Almost everyone in the room was a writer. All were masquerading as nothing more assuming than avid readers, eager to hear David Malouf read from a new collection of stories. I don’t remember which piece he read, but I recall being bored. That calm voice evoked a gentle appreciation of literature. The audience nodded their heads in subtle degrees of comprehension and pleasure.
The voice I’d heard when reading his work was more urgent. It was a voice of strength, subtlety and integrity. At its best, it was a fervent whisper, as relentless as it was crucial. The public performance of prose isn’t usually the best way to hear the words of a writer. It’s better when we only have the voice, when it emerges directly through the purity of paper.
Question time was also a sedate affair — until my wife raised her hand. She’d never read Malouf as far as I knew. She’d only come to keep me company. There were no other raised hands in the room. The night was almost over but David Malouf pointed to my wife. One last question.
We were sitting in a small room at St Kilda Town Hall. The launch of Dream Stuff in 1999 wasn’t a major deal. If it was a novel Malouf needed to launch, we would have been sitting downstairs, in the much larger hall, among hundreds of people. No one needed a microphone in this room and nobody had risen from their chairs to ask questions.
My wife got out of her seat. She began talking loudly and I could feel her vibrating with anger. Perhaps it was passion.
She asked the man behind the lectern, whom she knew I admired (I’d talked at length about the masterpiece that is An Imaginary Life as we walked to the Town Hall from our home), a long question, in various parts, and then remained standing to hear his answer. Every head in the room turned toward her. I felt their attention shift to me, because I — sitting in the moulded orange plastic seat beside her — was the question.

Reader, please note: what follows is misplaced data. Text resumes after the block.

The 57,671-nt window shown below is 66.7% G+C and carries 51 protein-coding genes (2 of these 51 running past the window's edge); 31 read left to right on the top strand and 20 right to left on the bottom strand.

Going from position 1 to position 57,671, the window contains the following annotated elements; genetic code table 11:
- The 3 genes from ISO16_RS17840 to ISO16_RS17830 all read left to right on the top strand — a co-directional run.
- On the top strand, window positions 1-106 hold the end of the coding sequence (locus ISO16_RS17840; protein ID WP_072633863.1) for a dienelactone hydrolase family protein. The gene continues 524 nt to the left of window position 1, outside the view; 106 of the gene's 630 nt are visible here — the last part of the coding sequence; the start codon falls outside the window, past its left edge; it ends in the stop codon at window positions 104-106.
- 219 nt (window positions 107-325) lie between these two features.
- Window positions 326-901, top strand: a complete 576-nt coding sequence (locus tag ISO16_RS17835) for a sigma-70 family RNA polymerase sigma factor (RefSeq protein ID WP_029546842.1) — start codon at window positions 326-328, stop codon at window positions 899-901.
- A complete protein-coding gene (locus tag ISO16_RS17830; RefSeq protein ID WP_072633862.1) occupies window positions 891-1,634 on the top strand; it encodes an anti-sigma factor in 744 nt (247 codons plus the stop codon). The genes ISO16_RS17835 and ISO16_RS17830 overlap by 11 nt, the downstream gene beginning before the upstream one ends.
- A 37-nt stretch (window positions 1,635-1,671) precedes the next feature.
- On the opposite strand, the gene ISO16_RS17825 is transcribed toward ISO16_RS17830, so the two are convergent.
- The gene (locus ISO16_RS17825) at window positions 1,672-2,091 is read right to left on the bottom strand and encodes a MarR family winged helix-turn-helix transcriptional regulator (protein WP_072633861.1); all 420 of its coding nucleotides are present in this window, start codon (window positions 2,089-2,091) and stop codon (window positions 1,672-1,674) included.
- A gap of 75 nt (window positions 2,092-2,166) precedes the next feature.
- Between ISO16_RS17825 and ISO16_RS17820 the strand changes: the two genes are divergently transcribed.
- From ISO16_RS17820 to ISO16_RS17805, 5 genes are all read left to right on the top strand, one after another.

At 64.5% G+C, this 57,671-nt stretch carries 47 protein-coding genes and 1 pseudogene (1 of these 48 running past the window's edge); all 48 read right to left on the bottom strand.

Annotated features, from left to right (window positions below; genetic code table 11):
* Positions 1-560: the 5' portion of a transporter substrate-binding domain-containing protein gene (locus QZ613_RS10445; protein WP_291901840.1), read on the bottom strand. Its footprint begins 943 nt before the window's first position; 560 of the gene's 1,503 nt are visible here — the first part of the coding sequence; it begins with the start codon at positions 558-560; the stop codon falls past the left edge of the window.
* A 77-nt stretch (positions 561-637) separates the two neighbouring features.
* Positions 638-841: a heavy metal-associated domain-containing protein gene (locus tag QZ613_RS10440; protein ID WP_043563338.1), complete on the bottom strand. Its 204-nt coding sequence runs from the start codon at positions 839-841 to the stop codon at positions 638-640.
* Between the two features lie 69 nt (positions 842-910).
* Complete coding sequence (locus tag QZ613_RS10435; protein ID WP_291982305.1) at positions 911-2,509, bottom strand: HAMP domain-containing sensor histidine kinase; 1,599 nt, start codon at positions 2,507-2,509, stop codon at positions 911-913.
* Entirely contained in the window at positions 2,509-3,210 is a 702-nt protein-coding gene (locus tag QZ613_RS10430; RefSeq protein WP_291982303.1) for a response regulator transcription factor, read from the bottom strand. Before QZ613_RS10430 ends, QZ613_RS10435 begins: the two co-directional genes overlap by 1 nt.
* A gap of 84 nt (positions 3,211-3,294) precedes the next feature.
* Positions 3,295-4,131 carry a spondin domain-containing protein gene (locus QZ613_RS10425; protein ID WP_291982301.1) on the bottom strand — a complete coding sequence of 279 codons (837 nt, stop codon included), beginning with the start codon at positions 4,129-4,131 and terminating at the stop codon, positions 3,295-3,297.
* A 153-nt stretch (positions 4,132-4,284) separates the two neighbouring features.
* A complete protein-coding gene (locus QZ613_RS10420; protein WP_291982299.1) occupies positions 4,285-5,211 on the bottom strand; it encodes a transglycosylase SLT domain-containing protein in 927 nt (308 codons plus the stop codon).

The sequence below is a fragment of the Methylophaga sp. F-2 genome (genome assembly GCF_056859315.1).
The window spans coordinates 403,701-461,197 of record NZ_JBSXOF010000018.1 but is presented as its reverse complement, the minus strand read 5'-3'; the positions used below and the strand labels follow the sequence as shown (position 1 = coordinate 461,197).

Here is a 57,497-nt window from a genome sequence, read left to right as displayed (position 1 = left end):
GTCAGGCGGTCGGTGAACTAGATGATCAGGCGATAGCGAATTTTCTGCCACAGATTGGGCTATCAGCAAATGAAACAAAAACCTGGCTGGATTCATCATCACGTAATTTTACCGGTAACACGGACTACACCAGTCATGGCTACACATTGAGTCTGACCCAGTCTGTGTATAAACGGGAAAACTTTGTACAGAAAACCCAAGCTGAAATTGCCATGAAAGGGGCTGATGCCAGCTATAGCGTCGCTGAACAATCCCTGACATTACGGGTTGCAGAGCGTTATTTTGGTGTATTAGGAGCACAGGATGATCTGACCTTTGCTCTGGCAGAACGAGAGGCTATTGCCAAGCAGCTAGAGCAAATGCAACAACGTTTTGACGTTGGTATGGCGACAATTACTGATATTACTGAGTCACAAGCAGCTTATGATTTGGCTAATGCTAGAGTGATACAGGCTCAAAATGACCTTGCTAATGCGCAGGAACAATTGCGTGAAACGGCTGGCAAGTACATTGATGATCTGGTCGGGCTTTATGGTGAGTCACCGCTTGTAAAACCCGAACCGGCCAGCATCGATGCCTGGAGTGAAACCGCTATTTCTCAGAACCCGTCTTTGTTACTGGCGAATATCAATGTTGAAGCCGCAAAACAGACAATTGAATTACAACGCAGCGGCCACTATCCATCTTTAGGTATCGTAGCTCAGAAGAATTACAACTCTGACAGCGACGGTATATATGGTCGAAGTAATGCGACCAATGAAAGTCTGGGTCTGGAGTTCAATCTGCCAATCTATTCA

“Mister Malouf. What do you have to say to a writer who loves writing every bit as much as you do, yet works in complete obscurity, with little hope of being heard? What advice do you have for a writer at the beginning of his career, who has not found the courage to really set out on that path, yet cannot turn away? Is there anything that has helped you to continue along that course? How does he get from where he is now to where you are: reading words from your new book, up there on that podium?”
David Malouf had maintained a pleasant demeanour for the evening. He was a winner of many awards and had read around the world at festivals and prestigious events. He was used to much larger audiences than the small gathering in that room in St Kilda Town Hall. The bonhomie evaporated as the question went on. The public persona fell away as he looked down at the book before him and registered her question in the silence following my wife’s voice.
He told his audience that no writer simply chose to write. That it didn’t matter what he said to my wife. He did advise her, however, that if turning away was still possible, that’s exactly what he’d recommend. It didn’t matter what he said, because the only thing he could speak about was necessity. Either a person felt it was necessary to put words to paper, or they didn’t. That was the only real separation between a writer and reader. Not the words or pages, but a need to create with them. Who was listening, the chances of publication, how hard or long the road, all of these things were beside the point. It was a necessity, or it wasn’t.
The launch was over and I wobbled out of the room, wanting to disappear. David Malouf would sign books but I needed to get out of that Town Hall as quickly as possible. Others congratulated my wife for being brave enough to have asked her question and they knew enough to leave me to my embarrassment. When they mentioned her courage it made everything worse. The bravery that was required made my vulnerability and exposure all the more apparent.
My wife had spoken for more people in that room than just me. I don’t know how many of those who attended the launch of Dream Stuff in St Kilda 1999 desperately wanted to be writers. I’m sure there were a few. Perhaps it wasn’t only me that looked up at one of the great Australian authors, and saw everything fall away from his face, leaving nothing but that one word.